Hormone Replacement Therapy
Hormone replacement therapy—or the various medications containing female hormones which can replace those lost through menopause, has long been the standard as a treatment for women who suffer from symptoms of menopause such as hot flashes and vaginal dryness. HRT was also thought to offer long-term benefits such as the prevention of osteoporosis and heart disease.
But HRT stopped being touted as a wonder drug in 2002, when a study discovered that HRT posed more of a health risk than a benefit for menopausal women. Researchers began finding numerous health risks they said were linked to HRT. Doctors began to feel uncomfortable about prescribing the treatment for their patients and many women stopped using HRT, often times without even speaking to their physicians.
However, although physicians and their patients were ready to sideline HRT for good, not everyone was convinced. A large study called the Women's Health Initiative discovered that HRT wasn't the dirty acronym everyone once thought it was. As a result, on October 18, 2007, which is the date of World Menopause Day, experts chose to right the misperceptions about HRT by issuing the following facts:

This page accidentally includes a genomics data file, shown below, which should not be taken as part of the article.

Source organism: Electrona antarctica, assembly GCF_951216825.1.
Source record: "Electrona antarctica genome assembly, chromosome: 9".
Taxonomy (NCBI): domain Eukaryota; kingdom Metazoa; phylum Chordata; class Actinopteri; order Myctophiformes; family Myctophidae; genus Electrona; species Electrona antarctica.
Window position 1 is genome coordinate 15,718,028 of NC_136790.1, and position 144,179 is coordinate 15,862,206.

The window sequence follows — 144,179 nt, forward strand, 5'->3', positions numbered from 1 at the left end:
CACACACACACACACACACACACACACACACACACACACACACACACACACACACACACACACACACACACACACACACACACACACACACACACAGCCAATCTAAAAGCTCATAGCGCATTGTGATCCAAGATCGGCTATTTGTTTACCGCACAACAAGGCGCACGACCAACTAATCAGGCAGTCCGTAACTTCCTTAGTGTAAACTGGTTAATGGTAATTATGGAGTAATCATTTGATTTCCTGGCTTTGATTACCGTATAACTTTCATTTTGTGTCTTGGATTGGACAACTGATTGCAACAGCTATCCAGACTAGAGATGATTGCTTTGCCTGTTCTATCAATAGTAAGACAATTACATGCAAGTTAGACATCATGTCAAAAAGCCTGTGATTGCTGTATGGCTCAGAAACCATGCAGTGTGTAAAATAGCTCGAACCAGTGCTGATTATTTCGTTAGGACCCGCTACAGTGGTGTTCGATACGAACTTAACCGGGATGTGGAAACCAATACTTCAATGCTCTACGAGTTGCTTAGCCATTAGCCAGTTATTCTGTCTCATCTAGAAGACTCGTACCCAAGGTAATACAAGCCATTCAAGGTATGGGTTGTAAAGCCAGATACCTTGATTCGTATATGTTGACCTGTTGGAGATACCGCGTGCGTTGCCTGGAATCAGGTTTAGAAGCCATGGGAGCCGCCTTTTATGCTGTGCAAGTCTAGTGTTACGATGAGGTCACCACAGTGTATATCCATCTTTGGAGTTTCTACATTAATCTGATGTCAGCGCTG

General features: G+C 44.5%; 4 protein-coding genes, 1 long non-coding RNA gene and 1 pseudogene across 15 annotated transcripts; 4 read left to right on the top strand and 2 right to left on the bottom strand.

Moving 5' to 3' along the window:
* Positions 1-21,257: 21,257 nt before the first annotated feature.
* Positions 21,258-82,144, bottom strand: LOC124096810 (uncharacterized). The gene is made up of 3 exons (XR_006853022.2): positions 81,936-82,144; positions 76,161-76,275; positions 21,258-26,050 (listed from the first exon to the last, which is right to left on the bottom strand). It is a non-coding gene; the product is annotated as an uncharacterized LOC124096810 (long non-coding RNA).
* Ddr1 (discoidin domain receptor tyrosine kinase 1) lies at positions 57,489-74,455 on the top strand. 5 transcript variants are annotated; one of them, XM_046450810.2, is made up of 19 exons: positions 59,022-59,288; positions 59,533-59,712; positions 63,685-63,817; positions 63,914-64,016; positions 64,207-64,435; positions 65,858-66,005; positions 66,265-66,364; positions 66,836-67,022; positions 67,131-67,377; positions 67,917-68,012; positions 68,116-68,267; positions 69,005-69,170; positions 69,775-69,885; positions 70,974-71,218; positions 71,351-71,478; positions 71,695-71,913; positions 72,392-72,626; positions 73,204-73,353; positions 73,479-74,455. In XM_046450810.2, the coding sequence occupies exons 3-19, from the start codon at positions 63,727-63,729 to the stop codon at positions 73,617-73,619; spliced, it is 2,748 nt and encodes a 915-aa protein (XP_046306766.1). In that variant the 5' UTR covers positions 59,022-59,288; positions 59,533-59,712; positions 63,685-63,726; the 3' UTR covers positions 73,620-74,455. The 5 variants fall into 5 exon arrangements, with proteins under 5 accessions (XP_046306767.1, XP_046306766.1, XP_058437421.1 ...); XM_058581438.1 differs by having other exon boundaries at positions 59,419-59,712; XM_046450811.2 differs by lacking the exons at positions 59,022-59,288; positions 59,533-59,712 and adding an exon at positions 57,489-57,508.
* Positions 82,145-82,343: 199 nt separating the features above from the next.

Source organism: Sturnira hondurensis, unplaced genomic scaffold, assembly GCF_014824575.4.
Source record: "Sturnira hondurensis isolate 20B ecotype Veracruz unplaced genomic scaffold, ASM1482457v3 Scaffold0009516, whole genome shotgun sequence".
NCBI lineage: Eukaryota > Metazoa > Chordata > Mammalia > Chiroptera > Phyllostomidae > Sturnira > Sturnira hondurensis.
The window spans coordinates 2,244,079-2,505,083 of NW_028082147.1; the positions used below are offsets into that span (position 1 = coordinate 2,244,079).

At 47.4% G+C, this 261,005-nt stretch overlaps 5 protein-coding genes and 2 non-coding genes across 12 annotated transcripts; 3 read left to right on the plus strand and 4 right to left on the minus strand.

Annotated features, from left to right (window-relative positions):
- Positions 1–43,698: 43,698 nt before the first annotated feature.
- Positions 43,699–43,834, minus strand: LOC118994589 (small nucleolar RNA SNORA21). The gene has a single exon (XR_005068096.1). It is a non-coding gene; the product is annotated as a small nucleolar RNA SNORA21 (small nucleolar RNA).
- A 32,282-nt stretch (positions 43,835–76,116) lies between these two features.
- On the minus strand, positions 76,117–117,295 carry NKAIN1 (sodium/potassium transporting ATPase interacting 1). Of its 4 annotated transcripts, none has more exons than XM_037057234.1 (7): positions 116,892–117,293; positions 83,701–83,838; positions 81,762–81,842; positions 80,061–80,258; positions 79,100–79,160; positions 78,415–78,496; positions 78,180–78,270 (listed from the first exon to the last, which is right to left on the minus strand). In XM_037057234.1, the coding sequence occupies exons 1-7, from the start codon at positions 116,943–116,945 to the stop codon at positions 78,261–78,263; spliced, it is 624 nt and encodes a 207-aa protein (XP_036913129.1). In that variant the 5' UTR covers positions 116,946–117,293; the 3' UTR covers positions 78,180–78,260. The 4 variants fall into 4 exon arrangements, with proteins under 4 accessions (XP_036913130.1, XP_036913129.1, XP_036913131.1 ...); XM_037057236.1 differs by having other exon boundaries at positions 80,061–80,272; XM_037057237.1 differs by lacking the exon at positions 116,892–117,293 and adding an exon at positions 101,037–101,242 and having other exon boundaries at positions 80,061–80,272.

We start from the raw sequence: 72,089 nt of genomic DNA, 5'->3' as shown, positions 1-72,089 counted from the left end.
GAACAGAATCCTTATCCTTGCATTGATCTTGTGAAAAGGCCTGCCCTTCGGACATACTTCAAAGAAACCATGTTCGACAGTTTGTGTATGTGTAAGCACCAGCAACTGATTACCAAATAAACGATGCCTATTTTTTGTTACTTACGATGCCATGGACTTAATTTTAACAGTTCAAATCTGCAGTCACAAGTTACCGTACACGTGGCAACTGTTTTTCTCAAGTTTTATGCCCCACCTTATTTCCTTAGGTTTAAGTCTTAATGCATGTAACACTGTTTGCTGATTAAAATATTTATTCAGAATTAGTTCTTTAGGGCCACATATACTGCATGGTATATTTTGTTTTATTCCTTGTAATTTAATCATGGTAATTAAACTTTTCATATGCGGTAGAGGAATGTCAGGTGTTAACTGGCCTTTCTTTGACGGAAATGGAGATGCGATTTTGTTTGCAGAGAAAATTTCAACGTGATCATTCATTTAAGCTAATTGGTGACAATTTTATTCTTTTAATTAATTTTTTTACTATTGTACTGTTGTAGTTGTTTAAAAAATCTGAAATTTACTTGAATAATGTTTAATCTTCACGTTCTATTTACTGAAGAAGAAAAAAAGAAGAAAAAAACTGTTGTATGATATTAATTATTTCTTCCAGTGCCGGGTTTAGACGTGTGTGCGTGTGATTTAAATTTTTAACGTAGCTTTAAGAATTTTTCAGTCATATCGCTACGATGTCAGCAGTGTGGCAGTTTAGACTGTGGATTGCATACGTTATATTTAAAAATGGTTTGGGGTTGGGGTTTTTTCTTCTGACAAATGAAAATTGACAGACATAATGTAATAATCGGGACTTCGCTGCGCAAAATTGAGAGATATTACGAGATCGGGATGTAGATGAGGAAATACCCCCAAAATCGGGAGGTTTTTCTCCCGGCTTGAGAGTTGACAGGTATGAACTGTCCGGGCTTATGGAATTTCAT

*When HRT is begun before the age of 60, a woman's risk for coronary heart disease is lowered
*According to the Women's Health Initiative study, the risk for breast cancer in women who take HRT for 5-7 years can be reduced to 7 cases in 10,000 women who have had their uteruses removed by taking estrogen-only HRT
No Significant Increase!
*The risk for breast cancer in women who take HRT undergoes no significant increase if women take a combination of estrogen and progestogen for fewer than 5 years
*The risk for developing breast cancer increases by 8 in 10,000 women (0.1) for every year when combination HRT is used for 5 years or longer.
*HRT remains the most effective method for relieving moderate or severe menopause symptoms including vaginal dryness, night sweats, and hot flashes.
*HRT helps prevent osteoporosis and bone fractures
*While HRT will often improve a woman's quality of life, there is a small increase in the risks for thrombosis and gallbladder disease which vary according to the woman's health status and age
*While there are some medications that can ease some menopausal symptoms without the necessity of resorting to hormones, none of the alternative or complementary therapies have been proven to work better than treatment with placebos.